The efficacy and safety of treating hepatitis C in patients with a diagnosis of schizophrenia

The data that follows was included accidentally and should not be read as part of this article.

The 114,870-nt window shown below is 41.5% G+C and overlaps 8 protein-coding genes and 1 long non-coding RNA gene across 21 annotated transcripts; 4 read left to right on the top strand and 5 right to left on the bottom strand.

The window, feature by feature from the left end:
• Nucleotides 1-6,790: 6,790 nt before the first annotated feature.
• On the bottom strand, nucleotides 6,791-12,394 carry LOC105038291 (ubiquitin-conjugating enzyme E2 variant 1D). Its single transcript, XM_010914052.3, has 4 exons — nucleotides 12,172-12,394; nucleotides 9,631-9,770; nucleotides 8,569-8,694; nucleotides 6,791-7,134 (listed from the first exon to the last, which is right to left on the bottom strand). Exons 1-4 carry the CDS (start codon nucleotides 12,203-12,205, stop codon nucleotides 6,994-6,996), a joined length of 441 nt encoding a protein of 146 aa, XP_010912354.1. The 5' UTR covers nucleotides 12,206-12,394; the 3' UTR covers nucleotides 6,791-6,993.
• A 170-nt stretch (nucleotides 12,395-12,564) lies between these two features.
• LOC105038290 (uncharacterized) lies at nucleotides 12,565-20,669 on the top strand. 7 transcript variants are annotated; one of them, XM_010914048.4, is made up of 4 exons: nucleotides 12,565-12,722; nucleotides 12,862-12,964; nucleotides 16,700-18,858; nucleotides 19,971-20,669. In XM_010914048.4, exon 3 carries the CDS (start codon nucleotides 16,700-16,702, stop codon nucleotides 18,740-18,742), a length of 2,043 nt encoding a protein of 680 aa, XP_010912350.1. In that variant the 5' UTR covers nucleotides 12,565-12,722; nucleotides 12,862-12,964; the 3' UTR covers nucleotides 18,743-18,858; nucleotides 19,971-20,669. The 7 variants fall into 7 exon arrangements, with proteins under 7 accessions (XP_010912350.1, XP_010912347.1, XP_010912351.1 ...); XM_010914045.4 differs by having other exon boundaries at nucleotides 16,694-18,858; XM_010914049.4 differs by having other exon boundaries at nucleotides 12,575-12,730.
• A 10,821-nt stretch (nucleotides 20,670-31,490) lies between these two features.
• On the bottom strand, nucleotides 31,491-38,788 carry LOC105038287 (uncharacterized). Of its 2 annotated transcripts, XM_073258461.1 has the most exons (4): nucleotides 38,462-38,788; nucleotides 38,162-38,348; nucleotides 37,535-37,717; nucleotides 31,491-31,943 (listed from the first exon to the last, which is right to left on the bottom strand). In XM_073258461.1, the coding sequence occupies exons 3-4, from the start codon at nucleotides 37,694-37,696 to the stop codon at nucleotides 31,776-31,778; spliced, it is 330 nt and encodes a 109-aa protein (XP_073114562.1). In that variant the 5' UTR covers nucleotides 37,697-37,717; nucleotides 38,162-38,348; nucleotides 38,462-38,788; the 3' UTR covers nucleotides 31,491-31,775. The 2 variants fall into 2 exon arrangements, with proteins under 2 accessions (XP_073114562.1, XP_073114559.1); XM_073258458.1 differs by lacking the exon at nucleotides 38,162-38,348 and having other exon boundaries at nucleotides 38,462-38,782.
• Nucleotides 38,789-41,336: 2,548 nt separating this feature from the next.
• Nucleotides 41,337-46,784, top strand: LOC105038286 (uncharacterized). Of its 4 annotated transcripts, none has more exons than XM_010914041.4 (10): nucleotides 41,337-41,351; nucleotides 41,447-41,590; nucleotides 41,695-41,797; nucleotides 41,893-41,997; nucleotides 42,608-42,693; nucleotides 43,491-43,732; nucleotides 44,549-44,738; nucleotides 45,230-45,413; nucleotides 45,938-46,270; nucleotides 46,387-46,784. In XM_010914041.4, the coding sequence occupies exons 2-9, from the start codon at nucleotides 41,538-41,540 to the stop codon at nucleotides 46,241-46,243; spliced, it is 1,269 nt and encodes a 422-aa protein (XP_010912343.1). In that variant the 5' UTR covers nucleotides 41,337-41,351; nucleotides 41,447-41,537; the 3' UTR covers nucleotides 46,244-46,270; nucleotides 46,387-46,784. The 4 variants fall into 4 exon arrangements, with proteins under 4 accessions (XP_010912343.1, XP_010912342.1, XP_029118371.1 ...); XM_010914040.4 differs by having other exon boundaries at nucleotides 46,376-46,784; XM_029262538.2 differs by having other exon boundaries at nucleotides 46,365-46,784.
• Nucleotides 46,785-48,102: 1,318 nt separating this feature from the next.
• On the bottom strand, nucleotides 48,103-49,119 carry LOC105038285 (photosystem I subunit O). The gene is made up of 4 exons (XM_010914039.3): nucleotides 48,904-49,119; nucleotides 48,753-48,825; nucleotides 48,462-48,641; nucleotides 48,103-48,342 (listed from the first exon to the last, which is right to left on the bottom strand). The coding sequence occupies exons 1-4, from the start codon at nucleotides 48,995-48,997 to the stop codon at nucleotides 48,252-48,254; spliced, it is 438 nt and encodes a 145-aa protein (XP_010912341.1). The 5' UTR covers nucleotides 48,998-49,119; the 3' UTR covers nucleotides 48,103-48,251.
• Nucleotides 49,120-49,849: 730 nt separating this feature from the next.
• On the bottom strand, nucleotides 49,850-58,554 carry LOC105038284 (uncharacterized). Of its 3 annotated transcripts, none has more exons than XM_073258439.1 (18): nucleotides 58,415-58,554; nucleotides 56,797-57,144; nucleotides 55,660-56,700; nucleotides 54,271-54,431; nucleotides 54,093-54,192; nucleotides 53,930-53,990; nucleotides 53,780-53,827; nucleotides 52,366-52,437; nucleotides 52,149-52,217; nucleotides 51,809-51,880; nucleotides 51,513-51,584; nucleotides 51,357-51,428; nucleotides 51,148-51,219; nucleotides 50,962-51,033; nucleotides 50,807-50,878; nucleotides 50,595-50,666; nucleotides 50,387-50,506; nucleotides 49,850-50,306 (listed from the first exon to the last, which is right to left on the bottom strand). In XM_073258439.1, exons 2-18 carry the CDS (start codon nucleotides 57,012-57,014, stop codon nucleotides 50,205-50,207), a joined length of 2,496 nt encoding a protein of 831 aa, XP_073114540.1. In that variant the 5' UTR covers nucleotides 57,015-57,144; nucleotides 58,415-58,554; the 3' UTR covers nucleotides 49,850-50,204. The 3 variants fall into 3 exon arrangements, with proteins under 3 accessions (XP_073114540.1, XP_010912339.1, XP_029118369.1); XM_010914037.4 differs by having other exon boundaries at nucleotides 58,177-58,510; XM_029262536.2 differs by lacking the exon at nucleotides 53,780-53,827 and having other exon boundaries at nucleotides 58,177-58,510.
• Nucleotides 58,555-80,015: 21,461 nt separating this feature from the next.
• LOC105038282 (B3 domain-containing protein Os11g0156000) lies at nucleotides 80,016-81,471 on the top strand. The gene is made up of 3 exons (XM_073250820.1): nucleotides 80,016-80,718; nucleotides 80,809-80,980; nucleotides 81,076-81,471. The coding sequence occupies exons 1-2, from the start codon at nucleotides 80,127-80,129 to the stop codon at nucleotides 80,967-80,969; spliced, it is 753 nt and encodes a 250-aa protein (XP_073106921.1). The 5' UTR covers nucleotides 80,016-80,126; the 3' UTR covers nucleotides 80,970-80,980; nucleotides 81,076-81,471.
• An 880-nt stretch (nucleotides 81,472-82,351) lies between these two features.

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Treating chronic hepatitis C with pegylated interferon alpha may induce or exacerbate psychiatric illness including depression, mania and aggressive behaviour. There is limited data regarding treatment in the context of chronic schizophrenia. We sought to establish the safety and efficacy of treating patients with schizophrenia. Patient and treatment data, prospectively collected on the Scottish hepatitis C database, were analysed according to the presence or absence of a diagnosis of schizophrenia. Time from referral to treatment, and the proportion of patients commencing treatment in each group, was calculated. Outcomes including sustained viral response rates, reasons for treatment termination and adverse events were compared. Of 5497 patients, 64 (1.2%) had a diagnosis of schizophrenia. Patients with schizophrenia (PWS) were as likely to receive treatment as those without [28/61(46%) vs 1639/4415 (37%) P = 0.19]. Sustained viral response (SVR) rates were higher in PWS [21/25 (84%) vs 788/1453 (54%) P < 0.01]. SVR rates by genotype were similar [4/8 (50%) vs 239/684 (35%) Genotype 1 (P = 0.56), 17/17 (100%) vs 599/742 (81%) non-Genotype 1 (P = 0.09)]. Adverse events leading to cessation of treatment were comparable [2/25(8%) vs 189/1453 (13%) P: 0.66]. Patients with schizophrenia are good candidates for hepatitis C treatment, with equivalent SVR and treatment discontinuation rates to patients without schizophrenia.

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